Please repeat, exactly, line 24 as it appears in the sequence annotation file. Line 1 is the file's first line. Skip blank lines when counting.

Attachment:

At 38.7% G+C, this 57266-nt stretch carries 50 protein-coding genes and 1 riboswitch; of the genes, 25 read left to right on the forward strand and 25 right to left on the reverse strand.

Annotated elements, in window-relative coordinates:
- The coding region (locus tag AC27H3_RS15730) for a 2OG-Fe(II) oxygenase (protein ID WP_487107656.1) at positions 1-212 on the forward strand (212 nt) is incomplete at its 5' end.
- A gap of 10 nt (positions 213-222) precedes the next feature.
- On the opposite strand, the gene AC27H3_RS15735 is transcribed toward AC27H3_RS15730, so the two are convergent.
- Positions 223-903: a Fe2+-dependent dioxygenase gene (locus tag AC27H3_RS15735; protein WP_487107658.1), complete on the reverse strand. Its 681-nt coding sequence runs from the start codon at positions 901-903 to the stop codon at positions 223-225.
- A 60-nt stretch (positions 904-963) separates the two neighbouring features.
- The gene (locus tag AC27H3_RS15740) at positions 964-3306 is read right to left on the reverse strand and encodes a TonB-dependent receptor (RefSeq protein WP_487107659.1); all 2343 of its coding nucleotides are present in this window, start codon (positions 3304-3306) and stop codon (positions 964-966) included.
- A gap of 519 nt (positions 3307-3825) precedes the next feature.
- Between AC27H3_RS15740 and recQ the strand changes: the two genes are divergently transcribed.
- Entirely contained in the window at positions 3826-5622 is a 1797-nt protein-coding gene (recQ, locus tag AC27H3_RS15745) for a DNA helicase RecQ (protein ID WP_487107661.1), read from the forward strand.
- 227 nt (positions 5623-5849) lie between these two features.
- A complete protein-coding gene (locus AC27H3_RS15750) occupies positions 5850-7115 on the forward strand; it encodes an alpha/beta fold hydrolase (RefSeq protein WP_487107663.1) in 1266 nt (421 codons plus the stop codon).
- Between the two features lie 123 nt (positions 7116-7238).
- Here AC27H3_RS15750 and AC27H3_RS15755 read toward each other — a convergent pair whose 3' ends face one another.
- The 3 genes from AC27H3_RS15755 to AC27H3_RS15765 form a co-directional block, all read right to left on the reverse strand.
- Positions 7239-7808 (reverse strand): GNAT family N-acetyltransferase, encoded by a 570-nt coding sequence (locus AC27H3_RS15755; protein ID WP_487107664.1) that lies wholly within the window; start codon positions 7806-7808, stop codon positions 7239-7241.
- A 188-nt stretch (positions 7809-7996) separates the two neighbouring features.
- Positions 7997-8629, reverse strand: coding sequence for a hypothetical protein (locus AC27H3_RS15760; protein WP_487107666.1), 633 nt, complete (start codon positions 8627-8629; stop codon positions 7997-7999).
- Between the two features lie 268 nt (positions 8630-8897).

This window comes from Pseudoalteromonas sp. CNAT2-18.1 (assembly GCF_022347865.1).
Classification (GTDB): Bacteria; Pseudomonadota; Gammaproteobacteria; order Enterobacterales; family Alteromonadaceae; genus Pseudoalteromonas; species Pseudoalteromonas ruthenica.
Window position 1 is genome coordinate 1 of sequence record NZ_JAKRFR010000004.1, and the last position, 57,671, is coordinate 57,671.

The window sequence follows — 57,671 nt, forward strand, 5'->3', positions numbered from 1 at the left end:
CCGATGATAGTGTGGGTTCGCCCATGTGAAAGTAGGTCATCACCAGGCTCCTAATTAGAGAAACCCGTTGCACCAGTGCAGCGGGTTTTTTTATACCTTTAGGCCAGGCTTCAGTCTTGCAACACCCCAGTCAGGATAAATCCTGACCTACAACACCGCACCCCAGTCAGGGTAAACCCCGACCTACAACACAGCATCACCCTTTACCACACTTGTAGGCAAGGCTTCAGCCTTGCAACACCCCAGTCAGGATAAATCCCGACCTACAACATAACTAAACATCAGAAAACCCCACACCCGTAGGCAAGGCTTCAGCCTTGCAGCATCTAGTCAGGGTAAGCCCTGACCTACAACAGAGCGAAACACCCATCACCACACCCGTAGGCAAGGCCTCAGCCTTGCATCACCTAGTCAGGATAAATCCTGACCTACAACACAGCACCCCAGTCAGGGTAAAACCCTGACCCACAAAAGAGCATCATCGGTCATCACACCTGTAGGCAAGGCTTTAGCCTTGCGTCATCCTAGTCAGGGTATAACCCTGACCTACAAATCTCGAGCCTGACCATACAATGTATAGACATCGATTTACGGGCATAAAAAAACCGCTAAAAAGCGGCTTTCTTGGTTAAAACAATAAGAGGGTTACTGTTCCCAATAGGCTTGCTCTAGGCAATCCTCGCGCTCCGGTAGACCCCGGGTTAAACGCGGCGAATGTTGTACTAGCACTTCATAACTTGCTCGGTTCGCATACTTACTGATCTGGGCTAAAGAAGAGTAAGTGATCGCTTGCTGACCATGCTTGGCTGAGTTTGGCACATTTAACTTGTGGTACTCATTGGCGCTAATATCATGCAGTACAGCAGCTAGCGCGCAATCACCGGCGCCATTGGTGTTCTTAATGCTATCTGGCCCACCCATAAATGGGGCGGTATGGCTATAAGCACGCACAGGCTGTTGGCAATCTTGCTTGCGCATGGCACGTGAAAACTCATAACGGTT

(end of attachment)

The window sequence follows — 57,671 nt, forward strand, 5'->3', positions numbered from 1 at the left end: